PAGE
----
James Horncastle of BBC Sport and ESPN confirmed the hire by the Rossoneri:
Seedorf, as expected, says he'll be the next coach of AC Milan— James Horncastle (@JamesHorncastle) January 14, 2014
The decision to hire Seedorf, who was immediately viewed as the favorite to land the job, comes shortly after Milan announced they had parted ways with Allegri:
AC Milan wish to communicate that Massimiliano Allegri and his staff have been relieved of their duties with immediate effect.
AC Milan would like to thank Mr. Allegri and his staff for their time with the club and wish them the best for the future.
Following the move, the Seedorf camp, led by agent Deborah Martin, made it clear he was free to get out of his contract with Botafogo if chosen to become the new Milan manager.
Nadia Carminati of Sky Sports passed along the comments Martin made to Italian outlet La Gazzetta dello Sport about the step the longtime midfielder had already taken:
I personally negotiated the contract when Clarence signed for Botafogo and he has a clause in his contract that allows him to leave the club without compensation on certain occasions, as long as he doesn't play for another team.
I would also like to point out that Clarence now has all the necessary papers to coach and has taken all the steps needed in Netherlands and Brazil.
Eurosport provided historical context surrounding Seedorf's hiring:
FACT: Clarence Seedorf will become second black coach in Serie A history after Faustinho Cané who managed Napoli with Vujadin Boskov (94/95)— Eurosport.com EN (@EurosportCom_EN) January 14, 2014
As a player, Seedorf made stops with Ajax and Sampdoria before making a major splash with Real Madrid. From there he moved to Inter Milan and eventually AC Milan, where he enjoyed his longest stay with any club, from 2002 until 2012.
Since leaving San Siro he's continued to play with Brazilian side Botafogo, but he finally appears ready to put his playing days behind him for a chance to manage his former club.
The 37-year-old Dutch star certainly doesn't lack match experience. He's played countless big games throughout his career in various leagues, European competitions and international duty with the Netherlands since his debut in the early 1990s.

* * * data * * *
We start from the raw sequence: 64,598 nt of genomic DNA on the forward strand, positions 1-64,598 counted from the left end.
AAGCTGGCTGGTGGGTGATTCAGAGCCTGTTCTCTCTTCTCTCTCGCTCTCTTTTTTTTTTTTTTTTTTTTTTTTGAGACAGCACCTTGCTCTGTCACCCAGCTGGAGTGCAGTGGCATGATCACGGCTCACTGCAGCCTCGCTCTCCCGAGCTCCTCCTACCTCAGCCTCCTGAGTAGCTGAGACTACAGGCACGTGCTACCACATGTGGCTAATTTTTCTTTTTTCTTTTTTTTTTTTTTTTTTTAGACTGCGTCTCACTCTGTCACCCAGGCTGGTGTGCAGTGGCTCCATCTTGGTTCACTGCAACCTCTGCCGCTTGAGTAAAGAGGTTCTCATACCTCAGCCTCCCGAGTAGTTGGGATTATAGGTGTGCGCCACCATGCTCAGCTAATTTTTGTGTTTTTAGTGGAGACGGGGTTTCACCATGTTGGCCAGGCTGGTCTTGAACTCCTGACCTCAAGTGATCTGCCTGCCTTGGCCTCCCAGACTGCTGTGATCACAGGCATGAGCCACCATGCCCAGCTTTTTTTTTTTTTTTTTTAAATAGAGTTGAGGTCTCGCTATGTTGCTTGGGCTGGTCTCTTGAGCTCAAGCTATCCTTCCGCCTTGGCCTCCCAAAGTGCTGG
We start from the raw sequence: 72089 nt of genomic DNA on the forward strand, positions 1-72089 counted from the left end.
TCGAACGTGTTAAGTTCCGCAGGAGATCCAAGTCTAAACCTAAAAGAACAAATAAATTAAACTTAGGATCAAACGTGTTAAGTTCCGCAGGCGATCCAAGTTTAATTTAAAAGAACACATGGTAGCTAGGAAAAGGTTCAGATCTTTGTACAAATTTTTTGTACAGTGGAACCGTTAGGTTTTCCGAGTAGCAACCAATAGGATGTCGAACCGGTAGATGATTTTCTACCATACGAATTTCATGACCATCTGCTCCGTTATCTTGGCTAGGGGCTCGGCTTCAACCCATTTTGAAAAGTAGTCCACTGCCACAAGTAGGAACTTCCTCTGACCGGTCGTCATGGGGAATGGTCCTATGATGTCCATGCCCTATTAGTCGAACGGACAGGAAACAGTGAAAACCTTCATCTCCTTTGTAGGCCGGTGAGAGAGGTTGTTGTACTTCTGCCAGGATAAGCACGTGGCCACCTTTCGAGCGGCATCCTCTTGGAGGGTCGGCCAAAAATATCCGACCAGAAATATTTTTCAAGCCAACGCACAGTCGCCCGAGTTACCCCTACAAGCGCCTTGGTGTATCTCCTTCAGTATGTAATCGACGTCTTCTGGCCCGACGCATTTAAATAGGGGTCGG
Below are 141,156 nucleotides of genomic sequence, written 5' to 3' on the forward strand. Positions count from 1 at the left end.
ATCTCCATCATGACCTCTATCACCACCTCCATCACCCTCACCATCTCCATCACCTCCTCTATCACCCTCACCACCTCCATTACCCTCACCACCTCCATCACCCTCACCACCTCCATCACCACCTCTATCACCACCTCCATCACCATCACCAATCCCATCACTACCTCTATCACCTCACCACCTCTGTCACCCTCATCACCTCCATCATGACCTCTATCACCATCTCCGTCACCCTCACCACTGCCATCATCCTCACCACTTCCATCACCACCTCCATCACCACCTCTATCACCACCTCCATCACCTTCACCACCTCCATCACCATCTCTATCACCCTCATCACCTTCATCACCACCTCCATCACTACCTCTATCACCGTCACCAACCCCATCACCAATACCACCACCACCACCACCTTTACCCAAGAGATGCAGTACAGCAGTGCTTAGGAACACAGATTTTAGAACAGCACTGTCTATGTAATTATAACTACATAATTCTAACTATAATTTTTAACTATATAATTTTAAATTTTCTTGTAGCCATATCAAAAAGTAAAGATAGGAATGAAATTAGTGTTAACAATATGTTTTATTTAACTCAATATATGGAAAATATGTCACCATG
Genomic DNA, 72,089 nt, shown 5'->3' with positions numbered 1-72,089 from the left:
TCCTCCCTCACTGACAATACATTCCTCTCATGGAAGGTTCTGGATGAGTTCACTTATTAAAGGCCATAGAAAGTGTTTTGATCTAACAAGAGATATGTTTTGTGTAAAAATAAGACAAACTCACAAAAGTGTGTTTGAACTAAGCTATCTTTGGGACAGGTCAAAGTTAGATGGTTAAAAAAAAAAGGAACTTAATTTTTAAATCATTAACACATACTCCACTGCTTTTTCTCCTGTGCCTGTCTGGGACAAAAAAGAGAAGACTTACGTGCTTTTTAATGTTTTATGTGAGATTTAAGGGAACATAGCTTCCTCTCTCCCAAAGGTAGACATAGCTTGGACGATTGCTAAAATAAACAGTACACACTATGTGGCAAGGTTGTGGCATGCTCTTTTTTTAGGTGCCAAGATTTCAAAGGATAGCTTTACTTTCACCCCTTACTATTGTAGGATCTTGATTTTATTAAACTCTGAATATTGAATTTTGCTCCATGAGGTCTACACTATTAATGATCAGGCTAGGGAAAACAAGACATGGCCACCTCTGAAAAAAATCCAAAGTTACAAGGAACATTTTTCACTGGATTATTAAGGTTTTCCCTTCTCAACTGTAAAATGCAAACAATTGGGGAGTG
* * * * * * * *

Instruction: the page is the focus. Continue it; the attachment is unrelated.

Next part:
Is Seedorf the right choice for Milan?
However, taking over a club like Milan that has struggled in Serie A play during the first half of the campaign is certainly a new kind of test for Seedorf. Usually, first-time managers build their way up the ranks before taking over a high-profile job like Milan, but he's jumping right into the fray.
His playing experience, understanding of the Milan culture and ability to lead as a player make him a promising selection with obvious upside. That said, he's still a rookie boss entering in the middle of a season in which the club has underperformed.
Not everybody believes it will be a success. Stefan Coerts of Goal.com provided remarks from Zvonimir Boban and Fabio Capello, both of whom raised concerns about Seedorf's readiness:
"I hope for Milan and for Seedorf himself that he doesn't become Milan's coach. He's not ready for it," former Rossoneri star Zvonimir Boban recently stated, an opinion supported by coaching legend Fabio Capello.
"Evidently his time in Brazil is serving him well, but to immediately take the responsibility of the Milan job is something else," the current Russia boss stressed last month.
Those fears apparently weren't enough to persuade Milan to look in another direction.
Ultimately, it's a high-risk, high-reward appointment that could see the Rossoneri land the next great manager. There's also a chance he's not ready to lead a club like Milan, which would cause even more problems than the side is already dealing with.
Only time will tell how it all plays out.